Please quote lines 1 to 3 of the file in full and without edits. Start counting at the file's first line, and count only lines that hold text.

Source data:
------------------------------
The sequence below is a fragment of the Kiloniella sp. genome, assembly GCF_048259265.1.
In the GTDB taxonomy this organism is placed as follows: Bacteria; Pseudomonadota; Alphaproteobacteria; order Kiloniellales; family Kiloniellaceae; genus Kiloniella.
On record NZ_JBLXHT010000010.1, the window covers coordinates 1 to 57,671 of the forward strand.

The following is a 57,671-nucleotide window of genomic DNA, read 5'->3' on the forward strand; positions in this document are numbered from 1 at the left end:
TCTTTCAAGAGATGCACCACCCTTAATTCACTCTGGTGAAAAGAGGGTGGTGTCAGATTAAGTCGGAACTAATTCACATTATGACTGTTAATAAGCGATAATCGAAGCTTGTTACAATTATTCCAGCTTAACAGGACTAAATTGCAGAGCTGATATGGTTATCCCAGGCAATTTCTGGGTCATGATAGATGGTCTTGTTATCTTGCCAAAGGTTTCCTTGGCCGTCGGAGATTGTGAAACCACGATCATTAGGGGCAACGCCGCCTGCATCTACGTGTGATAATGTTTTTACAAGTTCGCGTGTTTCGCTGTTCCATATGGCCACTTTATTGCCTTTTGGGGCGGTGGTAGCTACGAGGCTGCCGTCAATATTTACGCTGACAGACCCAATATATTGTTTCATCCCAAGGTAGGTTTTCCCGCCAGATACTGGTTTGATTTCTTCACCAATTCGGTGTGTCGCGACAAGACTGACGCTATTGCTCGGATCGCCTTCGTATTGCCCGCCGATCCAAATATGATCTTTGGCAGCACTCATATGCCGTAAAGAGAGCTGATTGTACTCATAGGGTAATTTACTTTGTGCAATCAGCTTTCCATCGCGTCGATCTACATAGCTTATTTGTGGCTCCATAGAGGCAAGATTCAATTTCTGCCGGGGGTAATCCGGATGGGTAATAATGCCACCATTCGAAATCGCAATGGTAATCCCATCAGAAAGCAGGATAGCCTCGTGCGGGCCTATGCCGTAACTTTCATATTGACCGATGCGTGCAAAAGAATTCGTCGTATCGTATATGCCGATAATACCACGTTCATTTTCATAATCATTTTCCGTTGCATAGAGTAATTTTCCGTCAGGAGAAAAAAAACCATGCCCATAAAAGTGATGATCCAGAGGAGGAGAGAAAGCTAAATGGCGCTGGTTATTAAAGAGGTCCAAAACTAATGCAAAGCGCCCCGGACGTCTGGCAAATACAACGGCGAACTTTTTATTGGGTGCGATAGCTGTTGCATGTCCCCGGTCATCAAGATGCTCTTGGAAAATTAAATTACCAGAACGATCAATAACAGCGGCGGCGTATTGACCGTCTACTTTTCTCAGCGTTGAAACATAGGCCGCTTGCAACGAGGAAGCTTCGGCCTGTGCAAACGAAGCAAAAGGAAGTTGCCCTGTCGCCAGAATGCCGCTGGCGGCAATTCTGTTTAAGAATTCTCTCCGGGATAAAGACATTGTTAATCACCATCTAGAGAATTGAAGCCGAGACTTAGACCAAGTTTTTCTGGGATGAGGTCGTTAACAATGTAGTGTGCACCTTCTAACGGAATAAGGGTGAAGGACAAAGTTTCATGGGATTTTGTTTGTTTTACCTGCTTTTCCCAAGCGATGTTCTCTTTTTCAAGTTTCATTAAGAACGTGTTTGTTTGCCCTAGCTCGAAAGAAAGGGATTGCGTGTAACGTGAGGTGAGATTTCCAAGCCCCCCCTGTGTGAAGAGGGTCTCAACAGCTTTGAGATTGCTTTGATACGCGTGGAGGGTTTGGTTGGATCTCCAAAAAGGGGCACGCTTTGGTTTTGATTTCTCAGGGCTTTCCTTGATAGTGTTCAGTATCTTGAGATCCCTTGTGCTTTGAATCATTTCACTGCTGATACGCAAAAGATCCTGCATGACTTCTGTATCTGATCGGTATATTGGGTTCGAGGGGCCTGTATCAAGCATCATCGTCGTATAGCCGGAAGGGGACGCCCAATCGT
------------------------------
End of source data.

The sequence below is a fragment of the Kiloniella sp. genome, assembly GCF_048259265.1.
In the GTDB taxonomy this organism is placed as follows: Bacteria; Pseudomonadota; Alphaproteobacteria; order Kiloniellales; family Kiloniellaceae; genus Kiloniella.
On record NZ_JBLXHT010000010.1, the window covers coordinates 1 to 57,671 of the forward strand.